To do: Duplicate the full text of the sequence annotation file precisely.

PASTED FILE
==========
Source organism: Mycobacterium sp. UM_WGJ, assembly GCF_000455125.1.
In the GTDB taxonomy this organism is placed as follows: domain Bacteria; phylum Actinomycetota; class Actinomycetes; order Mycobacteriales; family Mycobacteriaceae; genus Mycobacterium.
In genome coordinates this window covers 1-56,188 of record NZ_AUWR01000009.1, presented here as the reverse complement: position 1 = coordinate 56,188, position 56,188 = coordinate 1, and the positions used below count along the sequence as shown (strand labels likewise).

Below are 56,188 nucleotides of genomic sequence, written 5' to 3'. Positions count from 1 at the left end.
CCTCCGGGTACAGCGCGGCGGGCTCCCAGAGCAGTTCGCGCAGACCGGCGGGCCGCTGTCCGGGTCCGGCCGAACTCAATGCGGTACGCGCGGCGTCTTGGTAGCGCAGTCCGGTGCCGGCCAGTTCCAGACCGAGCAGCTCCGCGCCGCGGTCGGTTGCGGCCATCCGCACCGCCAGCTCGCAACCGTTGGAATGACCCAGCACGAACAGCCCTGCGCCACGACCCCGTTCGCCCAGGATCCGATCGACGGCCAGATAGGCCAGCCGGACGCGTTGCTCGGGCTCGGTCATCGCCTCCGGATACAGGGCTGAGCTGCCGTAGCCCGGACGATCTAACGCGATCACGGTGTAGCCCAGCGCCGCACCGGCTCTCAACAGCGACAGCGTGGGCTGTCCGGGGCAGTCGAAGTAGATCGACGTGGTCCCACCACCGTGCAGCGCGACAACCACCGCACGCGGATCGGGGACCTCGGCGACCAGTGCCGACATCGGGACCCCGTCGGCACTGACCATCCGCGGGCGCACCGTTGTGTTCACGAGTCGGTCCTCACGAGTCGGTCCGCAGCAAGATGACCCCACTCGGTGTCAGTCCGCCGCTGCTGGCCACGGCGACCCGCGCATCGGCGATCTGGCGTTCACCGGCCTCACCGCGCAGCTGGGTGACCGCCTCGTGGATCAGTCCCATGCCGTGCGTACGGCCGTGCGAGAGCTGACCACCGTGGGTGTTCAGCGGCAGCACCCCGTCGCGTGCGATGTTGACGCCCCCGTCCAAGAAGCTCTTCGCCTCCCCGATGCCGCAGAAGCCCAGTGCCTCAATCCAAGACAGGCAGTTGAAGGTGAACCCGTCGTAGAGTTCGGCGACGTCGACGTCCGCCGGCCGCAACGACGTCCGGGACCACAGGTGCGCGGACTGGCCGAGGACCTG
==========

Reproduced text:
Source organism: Mycobacterium sp. UM_WGJ, assembly GCF_000455125.1.
In the GTDB taxonomy this organism is placed as follows: domain Bacteria; phylum Actinomycetota; class Actinomycetes; order Mycobacteriales; family Mycobacteriaceae; genus Mycobacterium.
In genome coordinates this window covers 1-56,188 of record NZ_AUWR01000009.1, presented here as the reverse complement: position 1 = coordinate 56,188, position 56,188 = coordinate 1, and the positions used below count along the sequence as shown (strand labels likewise).

Below are 56,188 nucleotides of genomic sequence, written 5' to 3'. Positions count from 1 at the left end.
CCTCCGGGTACAGCGCGGCGGGCTCCCAGAGCAGTTCGCGCAGACCGGCGGGCCGCTGTCCGGGTCCGGCCGAACTCAATGCGGTACGCGCGGCGTCTTGGTAGCGCAGTCCGGTGCCGGCCAGTTCCAGACCGAGCAGCTCCGCGCCGCGGTCGGTTGCGGCCATCCGCACCGCCAGCTCGCAACCGTTGGAATGACCCAGCACGAACAGCCCTGCGCCACGACCCCGTTCGCCCAGGATCCGATCGACGGCCAGATAGGCCAGCCGGACGCGTTGCTCGGGCTCGGTCATCGCCTCCGGATACAGGGCTGAGCTGCCGTAGCCCGGACGATCTAACGCGATCACGGTGTAGCCCAGCGCCGCACCGGCTCTCAACAGCGACAGCGTGGGCTGTCCGGGGCAGTCGAAGTAGATCGACGTGGTCCCACCACCGTGCAGCGCGACAACCACCGCACGCGGATCGGGGACCTCGGCGACCAGTGCCGACATCGGGACCCCGTCGGCACTGACCATCCGCGGGCGCACCGTTGTGTTCACGAGTCGGTCCTCACGAGTCGGTCCGCAGCAAGATGACCCCACTCGGTGTCAGTCCGCCGCTGCTGGCCACGGCGACCCGCGCATCGGCGATCTGGCGTTCACCGGCCTCACCGCGCAGCTGGGTGACCGCCTCGTGGATCAGTCCCATGCCGTGCGTACGGCCGTGCGAGAGCTGACCACCGTGGGTGTTCAGCGGCAGCACCCCGTCGCGTGCGATGTTGACGCCCCCGTCCAAGAAGCTCTTCGCCTCCCCGATGCCGCAGAAGCCCAGTGCCTCAATCCAAGACAGGCAGTTGAAGGTGAACCCGTCGTAGAGTTCGGCGACGTCGACGTCCGCCGGCCGCAACGACGTCCGGGACCACAGGTGCGCGGACTGGCCGAGGACCTG